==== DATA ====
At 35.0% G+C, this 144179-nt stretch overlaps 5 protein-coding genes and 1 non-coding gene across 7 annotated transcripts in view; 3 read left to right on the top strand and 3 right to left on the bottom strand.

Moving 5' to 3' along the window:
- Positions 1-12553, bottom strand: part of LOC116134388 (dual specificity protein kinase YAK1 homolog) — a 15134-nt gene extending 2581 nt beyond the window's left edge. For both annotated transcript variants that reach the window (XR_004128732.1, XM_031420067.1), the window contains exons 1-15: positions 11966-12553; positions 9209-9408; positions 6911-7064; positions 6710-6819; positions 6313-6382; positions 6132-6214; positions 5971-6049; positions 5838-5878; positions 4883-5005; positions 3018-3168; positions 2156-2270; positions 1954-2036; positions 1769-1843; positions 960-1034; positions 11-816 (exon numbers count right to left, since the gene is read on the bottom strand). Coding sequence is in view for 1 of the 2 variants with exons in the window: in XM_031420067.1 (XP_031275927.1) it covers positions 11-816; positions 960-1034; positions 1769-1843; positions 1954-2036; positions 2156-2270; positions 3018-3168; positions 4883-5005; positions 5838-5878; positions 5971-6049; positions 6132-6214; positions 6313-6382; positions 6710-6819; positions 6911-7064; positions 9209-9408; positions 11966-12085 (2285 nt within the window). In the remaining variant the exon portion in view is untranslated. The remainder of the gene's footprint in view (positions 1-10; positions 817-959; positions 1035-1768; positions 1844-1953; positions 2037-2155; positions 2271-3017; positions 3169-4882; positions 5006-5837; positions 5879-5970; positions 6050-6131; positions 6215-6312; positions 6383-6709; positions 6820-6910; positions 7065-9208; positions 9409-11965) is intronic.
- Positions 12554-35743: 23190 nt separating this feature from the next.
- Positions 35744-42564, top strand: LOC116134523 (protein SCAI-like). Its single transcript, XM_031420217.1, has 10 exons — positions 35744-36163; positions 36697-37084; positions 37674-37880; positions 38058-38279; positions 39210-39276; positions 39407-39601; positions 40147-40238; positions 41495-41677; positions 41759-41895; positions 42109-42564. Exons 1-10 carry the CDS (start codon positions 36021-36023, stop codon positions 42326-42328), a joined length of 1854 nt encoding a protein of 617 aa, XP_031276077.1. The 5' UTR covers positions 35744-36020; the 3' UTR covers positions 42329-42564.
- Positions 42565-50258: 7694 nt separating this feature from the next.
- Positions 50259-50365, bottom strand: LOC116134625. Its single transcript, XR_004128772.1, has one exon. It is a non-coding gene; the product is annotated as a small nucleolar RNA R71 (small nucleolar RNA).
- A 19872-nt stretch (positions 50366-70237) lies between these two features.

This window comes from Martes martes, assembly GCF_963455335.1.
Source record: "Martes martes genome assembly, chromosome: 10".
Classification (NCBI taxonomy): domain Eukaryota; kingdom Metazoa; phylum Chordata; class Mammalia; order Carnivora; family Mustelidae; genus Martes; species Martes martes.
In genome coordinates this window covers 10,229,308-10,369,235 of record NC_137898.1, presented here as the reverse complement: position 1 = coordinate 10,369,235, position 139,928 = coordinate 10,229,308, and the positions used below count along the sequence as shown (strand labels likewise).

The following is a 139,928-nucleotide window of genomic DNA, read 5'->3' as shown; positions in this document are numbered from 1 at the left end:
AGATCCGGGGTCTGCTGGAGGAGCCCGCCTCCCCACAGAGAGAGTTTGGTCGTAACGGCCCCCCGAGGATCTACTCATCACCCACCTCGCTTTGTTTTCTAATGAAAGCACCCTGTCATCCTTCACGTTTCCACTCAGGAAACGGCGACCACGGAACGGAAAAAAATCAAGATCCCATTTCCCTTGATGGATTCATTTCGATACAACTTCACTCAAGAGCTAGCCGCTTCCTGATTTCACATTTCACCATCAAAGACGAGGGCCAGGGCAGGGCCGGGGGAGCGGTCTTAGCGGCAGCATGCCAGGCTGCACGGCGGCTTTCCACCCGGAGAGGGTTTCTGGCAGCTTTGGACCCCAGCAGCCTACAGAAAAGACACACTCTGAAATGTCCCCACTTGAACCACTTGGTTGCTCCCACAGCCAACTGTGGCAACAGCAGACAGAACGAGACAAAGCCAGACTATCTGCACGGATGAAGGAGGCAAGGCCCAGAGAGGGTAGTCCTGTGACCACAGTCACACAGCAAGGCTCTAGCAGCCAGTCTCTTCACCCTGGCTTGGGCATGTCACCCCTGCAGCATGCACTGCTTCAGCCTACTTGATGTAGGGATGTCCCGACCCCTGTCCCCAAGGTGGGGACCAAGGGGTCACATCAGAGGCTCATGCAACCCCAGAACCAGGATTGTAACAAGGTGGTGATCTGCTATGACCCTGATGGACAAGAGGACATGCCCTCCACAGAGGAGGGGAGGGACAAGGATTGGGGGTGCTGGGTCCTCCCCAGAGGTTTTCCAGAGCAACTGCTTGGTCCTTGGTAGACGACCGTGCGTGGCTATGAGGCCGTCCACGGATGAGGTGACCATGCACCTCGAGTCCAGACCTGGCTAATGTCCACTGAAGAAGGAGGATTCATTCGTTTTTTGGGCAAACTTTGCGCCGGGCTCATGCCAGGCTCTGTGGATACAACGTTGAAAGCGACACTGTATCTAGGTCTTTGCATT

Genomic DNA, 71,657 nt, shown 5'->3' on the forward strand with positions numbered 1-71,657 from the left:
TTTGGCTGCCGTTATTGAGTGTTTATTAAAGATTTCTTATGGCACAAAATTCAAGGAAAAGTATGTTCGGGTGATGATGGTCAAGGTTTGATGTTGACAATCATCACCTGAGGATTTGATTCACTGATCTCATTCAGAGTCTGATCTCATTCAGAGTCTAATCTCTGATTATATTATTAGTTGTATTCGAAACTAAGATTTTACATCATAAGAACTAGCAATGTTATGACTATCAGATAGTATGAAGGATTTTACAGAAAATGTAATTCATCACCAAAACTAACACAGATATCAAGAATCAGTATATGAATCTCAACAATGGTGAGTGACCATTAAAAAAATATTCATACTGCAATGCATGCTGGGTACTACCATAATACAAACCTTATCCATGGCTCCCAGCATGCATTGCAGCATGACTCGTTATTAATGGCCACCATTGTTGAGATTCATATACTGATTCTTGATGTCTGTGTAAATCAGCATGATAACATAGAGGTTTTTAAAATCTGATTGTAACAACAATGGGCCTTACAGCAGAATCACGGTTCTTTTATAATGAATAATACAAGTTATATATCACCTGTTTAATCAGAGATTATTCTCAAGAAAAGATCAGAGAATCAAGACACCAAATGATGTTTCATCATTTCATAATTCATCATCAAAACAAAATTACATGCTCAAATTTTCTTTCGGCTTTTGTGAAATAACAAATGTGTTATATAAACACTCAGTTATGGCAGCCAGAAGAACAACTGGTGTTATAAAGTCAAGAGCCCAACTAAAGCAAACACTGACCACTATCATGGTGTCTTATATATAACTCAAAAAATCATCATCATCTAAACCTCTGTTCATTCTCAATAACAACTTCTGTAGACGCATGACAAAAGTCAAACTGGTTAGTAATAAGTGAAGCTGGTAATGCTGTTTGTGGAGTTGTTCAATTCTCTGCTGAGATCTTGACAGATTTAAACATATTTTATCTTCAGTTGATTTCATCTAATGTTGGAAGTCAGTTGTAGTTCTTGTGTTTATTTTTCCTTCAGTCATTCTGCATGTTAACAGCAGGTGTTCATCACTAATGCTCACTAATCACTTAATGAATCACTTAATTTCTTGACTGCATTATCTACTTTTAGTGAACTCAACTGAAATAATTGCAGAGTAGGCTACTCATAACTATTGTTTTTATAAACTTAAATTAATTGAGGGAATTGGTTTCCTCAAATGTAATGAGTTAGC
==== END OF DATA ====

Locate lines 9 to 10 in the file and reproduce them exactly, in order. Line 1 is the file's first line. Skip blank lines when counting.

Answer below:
This window comes from Martes martes, assembly GCF_963455335.1.
Source record: "Martes martes genome assembly, chromosome: 10".